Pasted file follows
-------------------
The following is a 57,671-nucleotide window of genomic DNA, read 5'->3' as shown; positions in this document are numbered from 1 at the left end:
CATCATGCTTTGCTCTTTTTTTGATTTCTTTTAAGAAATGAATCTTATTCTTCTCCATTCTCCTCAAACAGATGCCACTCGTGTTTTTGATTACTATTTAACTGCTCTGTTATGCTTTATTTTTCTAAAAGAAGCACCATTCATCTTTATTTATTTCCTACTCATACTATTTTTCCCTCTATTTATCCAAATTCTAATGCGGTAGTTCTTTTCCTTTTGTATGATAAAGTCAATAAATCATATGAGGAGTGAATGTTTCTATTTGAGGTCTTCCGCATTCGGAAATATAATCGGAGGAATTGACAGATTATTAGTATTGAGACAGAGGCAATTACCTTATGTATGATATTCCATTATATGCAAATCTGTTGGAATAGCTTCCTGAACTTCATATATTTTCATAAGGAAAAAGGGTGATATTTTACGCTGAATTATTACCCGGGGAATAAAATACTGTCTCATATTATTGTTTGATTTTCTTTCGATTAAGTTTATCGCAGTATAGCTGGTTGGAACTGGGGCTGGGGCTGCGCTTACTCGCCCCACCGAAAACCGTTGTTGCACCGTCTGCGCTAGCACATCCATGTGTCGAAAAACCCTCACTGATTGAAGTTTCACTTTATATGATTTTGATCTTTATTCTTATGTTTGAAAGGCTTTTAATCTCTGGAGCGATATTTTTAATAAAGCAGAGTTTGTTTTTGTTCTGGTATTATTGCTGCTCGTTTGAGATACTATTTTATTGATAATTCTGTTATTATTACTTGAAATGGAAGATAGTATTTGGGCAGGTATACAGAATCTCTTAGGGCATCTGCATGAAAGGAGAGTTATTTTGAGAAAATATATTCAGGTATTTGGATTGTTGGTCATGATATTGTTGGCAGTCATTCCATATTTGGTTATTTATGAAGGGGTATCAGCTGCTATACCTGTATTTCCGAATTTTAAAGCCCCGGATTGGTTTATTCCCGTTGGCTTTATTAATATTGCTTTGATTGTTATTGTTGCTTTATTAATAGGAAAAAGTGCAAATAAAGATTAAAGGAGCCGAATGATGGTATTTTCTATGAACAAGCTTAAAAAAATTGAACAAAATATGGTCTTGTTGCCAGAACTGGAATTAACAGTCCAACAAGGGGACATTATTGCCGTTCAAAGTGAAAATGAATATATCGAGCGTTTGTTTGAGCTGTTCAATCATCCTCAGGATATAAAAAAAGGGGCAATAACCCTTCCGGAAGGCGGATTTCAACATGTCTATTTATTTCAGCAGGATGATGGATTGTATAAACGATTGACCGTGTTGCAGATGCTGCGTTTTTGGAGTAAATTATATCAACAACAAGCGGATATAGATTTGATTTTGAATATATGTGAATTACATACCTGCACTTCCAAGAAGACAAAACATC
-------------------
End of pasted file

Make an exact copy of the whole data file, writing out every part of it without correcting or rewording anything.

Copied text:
The following is a 57,671-nucleotide window of genomic DNA, read 5'->3' as shown; positions in this document are numbered from 1 at the left end:
CATCATGCTTTGCTCTTTTTTTGATTTCTTTTAAGAAATGAATCTTATTCTTCTCCATTCTCCTCAAACAGATGCCACTCGTGTTTTTGATTACTATTTAACTGCTCTGTTATGCTTTATTTTTCTAAAAGAAGCACCATTCATCTTTATTTATTTCCTACTCATACTATTTTTCCCTCTATTTATCCAAATTCTAATGCGGTAGTTCTTTTCCTTTTGTATGATAAAGTCAATAAATCATATGAGGAGTGAATGTTTCTATTTGAGGTCTTCCGCATTCGGAAATATAATCGGAGGAATTGACAGATTATTAGTATTGAGACAGAGGCAATTACCTTATGTATGATATTCCATTATATGCAAATCTGTTGGAATAGCTTCCTGAACTTCATATATTTTCATAAGGAAAAAGGGTGATATTTTACGCTGAATTATTACCCGGGGAATAAAATACTGTCTCATATTATTGTTTGATTTTCTTTCGATTAAGTTTATCGCAGTATAGCTGGTTGGAACTGGGGCTGGGGCTGCGCTTACTCGCCCCACCGAAAACCGTTGTTGCACCGTCTGCGCTAGCACATCCATGTGTCGAAAAACCCTCACTGATTGAAGTTTCACTTTATATGATTTTGATCTTTATTCTTATGTTTGAAAGGCTTTTAATCTCTGGAGCGATATTTTTAATAAAGCAGAGTTTGTTTTTGTTCTGGTATTATTGCTGCTCGTTTGAGATACTATTTTATTGATAATTCTGTTATTATTACTTGAAATGGAAGATAGTATTTGGGCAGGTATACAGAATCTCTTAGGGCATCTGCATGAAAGGAGAGTTATTTTGAGAAAATATATTCAGGTATTTGGATTGTTGGTCATGATATTGTTGGCAGTCATTCCATATTTGGTTATTTATGAAGGGGTATCAGCTGCTATACCTGTATTTCCGAATTTTAAAGCCCCGGATTGGTTTATTCCCGTTGGCTTTATTAATATTGCTTTGATTGTTATTGTTGCTTTATTAATAGGAAAAAGTGCAAATAAAGATTAAAGGAGCCGAATGATGGTATTTTCTATGAACAAGCTTAAAAAAATTGAACAAAATATGGTCTTGTTGCCAGAACTGGAATTAACAGTCCAACAAGGGGACATTATTGCCGTTCAAAGTGAAAATGAATATATCGAGCGTTTGTTTGAGCTGTTCAATCATCCTCAGGATATAAAAAAAGGGGCAATAACCCTTCCGGAAGGCGGATTTCAACATGTCTATTTATTTCAGCAGGATGATGGATTGTATAAACGATTGACCGTGTTGCAGATGCTGCGTTTTTGGAGTAAATTATATCAACAACAAGCGGATATAGATTTGATTTTGAATATATGTGAATTACATACCTGCACTTCCAAGAAGACAAAACATC